After the kitchen, chances are the most-used space in your home is the family room or great room.
It’s the one room everyone uses for just about everything, including eating and sleeping.
A lot of living goes on in the great room, and your space needs to service it all, whether it’s entertaining friends for the Super Bowl, family movie night, kids playing or doing homework while you prepare dinner, or a quiet night of reading in front of the fire. The challenge is to do it all with style by reining in the clutter.
“Storage is key in any great room—whether it’s shelves on a side table for the remote controls and magazines, storage ottomans that offer extra seating and a place to stow throw blankets or toys, or a roomy coffee table with space underneath for catch-all baskets,” Balsam says.
With the exception of major holidays where you might use the dining and living rooms, chances are, most informal entertaining goes on in this space too. Many clients ask Durbin to include a space for drink and food service, or find ways to visually and functionally connect kitchen and great room.
Comfort With Style
This is a room that invites casual living; so make sure to choose furnishings that are comfortable and durable—but you don’t have to sacrifice design.
“There are so many terrific options today that balance great style and practicality,” Balsam says.
- Choose chairs and sofas that are comfortable enough to sink into but still offer support for sitting up and reading or entertaining.
- Upholster in darkly hued corduroy, chenille or vintage leathers that only get better looking with age.
- Interior designer Julia Buckingham Edelmann will often upholster a sofa frame with a luxurious, decorative fabric and use a more durable but equally beautiful fabric (think indoor/outdoor fabric) for the seat and ottomans.
- Reclaimed barn wood and rustic antique woods are ideal for great room tables. They can withstand heavy use and won’t show wear. And don’t forget a large ottoman with room for trays and toes—a perfect stand-in for the cocktail table.
- Choose rugs that can be easily cleaned (Flor has some great options) or in darker hues that mask spills and dirt better.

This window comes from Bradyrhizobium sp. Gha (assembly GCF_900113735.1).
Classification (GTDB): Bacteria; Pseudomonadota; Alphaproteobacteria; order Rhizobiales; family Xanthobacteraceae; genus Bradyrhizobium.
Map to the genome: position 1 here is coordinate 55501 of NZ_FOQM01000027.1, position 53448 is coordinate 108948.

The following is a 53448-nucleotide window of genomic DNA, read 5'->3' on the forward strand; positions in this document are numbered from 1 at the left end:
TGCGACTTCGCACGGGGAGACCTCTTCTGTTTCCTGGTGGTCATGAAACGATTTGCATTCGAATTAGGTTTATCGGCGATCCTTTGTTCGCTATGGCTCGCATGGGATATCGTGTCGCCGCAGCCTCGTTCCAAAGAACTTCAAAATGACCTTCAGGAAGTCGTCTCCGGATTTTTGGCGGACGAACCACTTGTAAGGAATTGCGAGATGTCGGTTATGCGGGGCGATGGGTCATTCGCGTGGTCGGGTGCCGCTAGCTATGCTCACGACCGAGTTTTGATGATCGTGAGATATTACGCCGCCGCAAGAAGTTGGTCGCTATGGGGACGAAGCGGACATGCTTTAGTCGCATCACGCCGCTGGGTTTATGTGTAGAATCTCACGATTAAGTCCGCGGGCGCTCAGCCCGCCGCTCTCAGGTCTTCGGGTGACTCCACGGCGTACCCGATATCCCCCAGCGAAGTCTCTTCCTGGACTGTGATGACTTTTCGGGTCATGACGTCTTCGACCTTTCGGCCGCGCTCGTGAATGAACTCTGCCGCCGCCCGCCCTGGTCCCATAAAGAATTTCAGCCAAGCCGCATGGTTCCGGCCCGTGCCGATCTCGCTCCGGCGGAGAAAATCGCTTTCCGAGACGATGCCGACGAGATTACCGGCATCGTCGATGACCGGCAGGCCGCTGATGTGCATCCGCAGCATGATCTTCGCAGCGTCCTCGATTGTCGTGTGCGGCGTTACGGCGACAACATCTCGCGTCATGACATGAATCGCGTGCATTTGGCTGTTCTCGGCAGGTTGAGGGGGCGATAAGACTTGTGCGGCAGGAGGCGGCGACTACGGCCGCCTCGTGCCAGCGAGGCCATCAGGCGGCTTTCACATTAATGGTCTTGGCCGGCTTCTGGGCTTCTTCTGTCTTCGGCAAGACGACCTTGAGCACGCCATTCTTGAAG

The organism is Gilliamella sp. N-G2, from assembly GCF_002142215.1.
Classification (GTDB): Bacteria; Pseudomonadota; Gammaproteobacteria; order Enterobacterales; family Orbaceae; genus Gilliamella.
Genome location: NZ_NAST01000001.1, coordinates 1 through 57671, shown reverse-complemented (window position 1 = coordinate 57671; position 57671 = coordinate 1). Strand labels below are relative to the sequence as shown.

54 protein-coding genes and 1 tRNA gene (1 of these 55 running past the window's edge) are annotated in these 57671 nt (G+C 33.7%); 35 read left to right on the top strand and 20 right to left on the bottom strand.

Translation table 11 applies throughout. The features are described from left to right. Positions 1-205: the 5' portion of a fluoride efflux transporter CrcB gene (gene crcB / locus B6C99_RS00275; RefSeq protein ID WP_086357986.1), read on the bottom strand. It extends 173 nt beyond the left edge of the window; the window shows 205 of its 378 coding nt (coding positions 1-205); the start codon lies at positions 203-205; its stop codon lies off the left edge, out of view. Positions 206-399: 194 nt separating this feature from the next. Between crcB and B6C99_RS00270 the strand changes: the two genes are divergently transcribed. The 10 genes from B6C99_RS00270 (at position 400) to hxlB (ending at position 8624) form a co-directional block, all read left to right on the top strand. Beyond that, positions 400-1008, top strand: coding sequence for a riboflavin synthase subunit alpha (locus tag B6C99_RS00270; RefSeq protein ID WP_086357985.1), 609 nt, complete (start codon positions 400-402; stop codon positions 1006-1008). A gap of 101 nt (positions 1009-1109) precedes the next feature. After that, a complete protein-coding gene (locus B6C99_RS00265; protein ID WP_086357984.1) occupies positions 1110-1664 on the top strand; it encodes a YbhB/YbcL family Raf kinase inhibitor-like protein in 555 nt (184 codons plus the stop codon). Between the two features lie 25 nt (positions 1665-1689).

While an open floor plan is ideal for entertaining and flow, it wreaks havoc when it comes to sound (especially in a vaulted room).
- Wood floors are a great way to connect your kitchen and great room, but only enhance the echo effect. Layering textiles (area rugs, drapery, upholstery) can limit reverberations and absorb sound.
- Chances are, the simple speaker on your flat-screen TV won’t be enough to project sound, so you’ll need to invest in a surround-sound speaker system or sound bar for added amplification.
- For those with a bigger budget, consider upholstering your walls or adding fabric panels to the ceiling.
The TV Dilemma
To hide or not to hide?
“It’s really a matter of personal choice,” Durbin says. Some clients still believe that a hulking screen is a distraction for more intimate moments while others accept media as an undeniable presence in everyday living.
Regardless of personal preference, our design experts recommend finding a way to mount the TV and AV system with style and to hide all those nasty cords. If your budget or taste doesn’t call for built-ins, there are a myriad of options for media storage and display (beyond the colossal armoires of the past).
And while it’s always tempting to mount the TV above your fireplace, Durbin suggests too often the TV ends up uncomfortably high. Even in a traditional décor, you can find a way to visually balance the TV and fireplace on the same wall.
Photos courtesy of Jeannie Balsam